The College of Forestry & Conservation, the Mansfield Center, the Climate Change Studies Program, and the Environmental Studies Department have created a unique study abroad opportunity for students to expand their knowledge and experience of climate change in natural ecosystems in the Mekong Delta region of Vietnam. The field-based, experiential classes focus on climate change issues as well as the culture, ecology, economy, and history of Vietnam. The program will be led by Society and Conservation Professor Dr. Jill Belsky and Forestry Professor Emeritus Dr. Steve Siebert.
Students earn 6 upper-division credits. The program has two courses taught for both undergraduate credit at the 400-level and graduate credit at the 500-level.
Housing and Meals
Program fee covers accommodation at hostels and motels and some meals.
The program cost is $4,450.00
- Early Bird Special Extension: Apply by January 21, and receive a $500 discount! Pay only $3950.00!
- This is the program fee, which covers accommodation in Vietnam, group activities and excursions, emergency and international health insurance, in-country transportation, and some meals.
- Airfare not included.
- The program fee is in addition to your UM tuition for 6 credits. If you are registered as a full-time student (12 credits for undergraduate students and 12 for graduate students) in Spring 2019, the 6 credits of this course will already be included in the flat-rate tuition. If you are not at the flat rate, you will need to pay tuition for the additional credits up to the flat rate. No summer tuition is required for this course.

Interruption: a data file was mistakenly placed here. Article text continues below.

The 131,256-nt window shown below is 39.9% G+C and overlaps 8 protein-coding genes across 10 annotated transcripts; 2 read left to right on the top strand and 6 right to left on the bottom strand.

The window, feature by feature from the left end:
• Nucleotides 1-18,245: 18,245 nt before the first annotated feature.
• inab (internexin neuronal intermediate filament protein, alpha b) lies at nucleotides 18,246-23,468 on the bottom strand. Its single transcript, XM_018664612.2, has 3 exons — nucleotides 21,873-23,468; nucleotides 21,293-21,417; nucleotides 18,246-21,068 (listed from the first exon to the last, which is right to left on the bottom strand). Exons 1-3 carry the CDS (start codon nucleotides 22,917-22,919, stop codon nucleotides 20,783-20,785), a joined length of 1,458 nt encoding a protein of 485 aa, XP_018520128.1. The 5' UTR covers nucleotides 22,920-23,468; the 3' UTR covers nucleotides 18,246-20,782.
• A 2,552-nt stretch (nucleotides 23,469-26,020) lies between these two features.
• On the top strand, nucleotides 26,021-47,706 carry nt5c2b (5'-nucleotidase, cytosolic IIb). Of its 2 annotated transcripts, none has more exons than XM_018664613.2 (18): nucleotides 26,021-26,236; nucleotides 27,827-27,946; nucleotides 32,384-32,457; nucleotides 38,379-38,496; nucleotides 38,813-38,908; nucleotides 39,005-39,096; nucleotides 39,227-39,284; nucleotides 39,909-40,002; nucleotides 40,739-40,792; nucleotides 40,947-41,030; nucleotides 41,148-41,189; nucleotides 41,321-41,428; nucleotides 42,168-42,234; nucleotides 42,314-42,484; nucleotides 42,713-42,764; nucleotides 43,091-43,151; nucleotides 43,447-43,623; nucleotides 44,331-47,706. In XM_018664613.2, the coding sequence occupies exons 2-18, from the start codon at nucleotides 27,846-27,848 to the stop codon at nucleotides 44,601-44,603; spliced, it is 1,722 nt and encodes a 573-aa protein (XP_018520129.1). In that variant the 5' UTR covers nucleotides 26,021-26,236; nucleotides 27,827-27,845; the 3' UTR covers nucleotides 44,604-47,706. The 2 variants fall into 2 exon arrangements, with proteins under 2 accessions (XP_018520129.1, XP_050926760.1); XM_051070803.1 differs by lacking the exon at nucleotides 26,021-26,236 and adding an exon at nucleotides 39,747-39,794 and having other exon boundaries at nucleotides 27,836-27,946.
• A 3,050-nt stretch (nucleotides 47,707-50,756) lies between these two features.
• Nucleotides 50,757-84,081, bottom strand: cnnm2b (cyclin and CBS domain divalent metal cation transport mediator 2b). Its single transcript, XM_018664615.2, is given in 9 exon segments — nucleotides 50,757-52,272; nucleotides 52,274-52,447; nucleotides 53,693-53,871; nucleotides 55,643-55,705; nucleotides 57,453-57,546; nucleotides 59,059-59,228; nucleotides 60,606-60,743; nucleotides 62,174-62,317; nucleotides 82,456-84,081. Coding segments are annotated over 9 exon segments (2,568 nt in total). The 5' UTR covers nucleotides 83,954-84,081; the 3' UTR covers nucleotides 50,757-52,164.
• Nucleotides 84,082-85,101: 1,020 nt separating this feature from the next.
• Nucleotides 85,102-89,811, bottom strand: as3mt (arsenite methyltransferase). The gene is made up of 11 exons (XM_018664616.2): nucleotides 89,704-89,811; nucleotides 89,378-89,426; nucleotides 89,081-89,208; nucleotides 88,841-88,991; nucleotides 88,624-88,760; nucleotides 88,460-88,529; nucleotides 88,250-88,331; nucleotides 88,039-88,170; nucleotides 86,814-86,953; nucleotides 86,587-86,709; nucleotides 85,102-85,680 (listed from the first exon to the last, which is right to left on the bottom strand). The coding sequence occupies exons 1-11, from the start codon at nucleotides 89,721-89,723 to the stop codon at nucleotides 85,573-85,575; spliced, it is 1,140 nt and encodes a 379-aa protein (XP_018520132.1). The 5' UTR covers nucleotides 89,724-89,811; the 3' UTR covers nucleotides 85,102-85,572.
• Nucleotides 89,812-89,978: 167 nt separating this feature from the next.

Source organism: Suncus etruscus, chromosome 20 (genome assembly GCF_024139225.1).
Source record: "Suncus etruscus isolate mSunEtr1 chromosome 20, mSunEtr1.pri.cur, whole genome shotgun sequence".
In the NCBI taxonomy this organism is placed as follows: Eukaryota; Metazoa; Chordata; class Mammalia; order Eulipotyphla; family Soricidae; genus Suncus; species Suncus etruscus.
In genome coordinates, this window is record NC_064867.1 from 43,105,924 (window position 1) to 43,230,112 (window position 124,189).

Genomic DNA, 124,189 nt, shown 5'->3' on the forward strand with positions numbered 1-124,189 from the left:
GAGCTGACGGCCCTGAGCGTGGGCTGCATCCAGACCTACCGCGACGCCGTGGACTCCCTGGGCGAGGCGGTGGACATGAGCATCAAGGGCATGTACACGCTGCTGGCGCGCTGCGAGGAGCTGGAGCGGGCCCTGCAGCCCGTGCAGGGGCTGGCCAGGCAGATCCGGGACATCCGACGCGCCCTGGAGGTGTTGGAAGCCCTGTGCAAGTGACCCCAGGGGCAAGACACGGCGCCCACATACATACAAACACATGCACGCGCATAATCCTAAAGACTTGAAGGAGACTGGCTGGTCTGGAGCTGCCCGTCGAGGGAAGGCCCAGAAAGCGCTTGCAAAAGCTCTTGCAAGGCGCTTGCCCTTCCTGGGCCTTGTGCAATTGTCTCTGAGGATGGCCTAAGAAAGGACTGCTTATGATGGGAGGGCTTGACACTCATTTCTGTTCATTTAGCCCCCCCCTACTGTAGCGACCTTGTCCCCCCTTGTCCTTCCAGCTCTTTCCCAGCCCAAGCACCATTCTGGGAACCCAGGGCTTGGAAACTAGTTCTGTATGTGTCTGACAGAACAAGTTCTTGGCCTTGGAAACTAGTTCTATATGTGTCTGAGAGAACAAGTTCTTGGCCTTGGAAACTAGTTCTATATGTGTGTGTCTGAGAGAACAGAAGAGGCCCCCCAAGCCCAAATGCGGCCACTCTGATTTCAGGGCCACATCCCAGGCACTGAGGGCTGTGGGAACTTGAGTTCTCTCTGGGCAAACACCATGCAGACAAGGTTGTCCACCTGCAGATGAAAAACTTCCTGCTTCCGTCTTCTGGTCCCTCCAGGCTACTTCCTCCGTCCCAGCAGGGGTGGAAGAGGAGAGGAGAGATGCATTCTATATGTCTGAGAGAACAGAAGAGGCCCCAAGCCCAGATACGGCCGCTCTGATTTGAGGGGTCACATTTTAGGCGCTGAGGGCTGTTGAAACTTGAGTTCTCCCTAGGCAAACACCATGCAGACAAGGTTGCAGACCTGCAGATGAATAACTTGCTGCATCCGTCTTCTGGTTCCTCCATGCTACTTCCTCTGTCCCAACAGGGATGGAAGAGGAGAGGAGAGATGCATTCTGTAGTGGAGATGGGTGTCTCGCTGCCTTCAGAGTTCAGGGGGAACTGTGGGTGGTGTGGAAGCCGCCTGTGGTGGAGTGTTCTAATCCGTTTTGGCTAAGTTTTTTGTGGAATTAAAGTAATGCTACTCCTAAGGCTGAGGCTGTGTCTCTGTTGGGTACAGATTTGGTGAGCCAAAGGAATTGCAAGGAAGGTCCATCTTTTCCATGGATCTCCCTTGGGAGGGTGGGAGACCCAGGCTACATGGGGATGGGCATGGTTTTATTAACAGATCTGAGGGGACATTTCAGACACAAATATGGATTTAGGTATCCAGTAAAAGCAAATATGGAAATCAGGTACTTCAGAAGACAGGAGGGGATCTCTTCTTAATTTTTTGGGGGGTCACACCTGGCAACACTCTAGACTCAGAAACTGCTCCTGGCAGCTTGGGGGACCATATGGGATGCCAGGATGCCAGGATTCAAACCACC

- Most Spring financial aid can apply to the program.
The program has two courses taught for both undergraduate credit at the 400-level and graduate credit at the 500-level:
ENST 427/514: Social Issues: The Mekong Delta 3 cr.
An introduction to the history, cultures, economy and environment of Vietnam, with particular emphasis on the Mekong Delta region. This course includes a survey of:
- The people, history and socio-economy of Vietnam
- Historical climate, natural ecosystems and land use in the Mekong Delta
- Ecology of large floodplain rivers
- Human impacts on the Mekong Delta and how the Delta’s ecosystems have affected the people
- Livelihoods of people living in the Delta
- Past and present Vietnamese government policies related to the Mekong Delta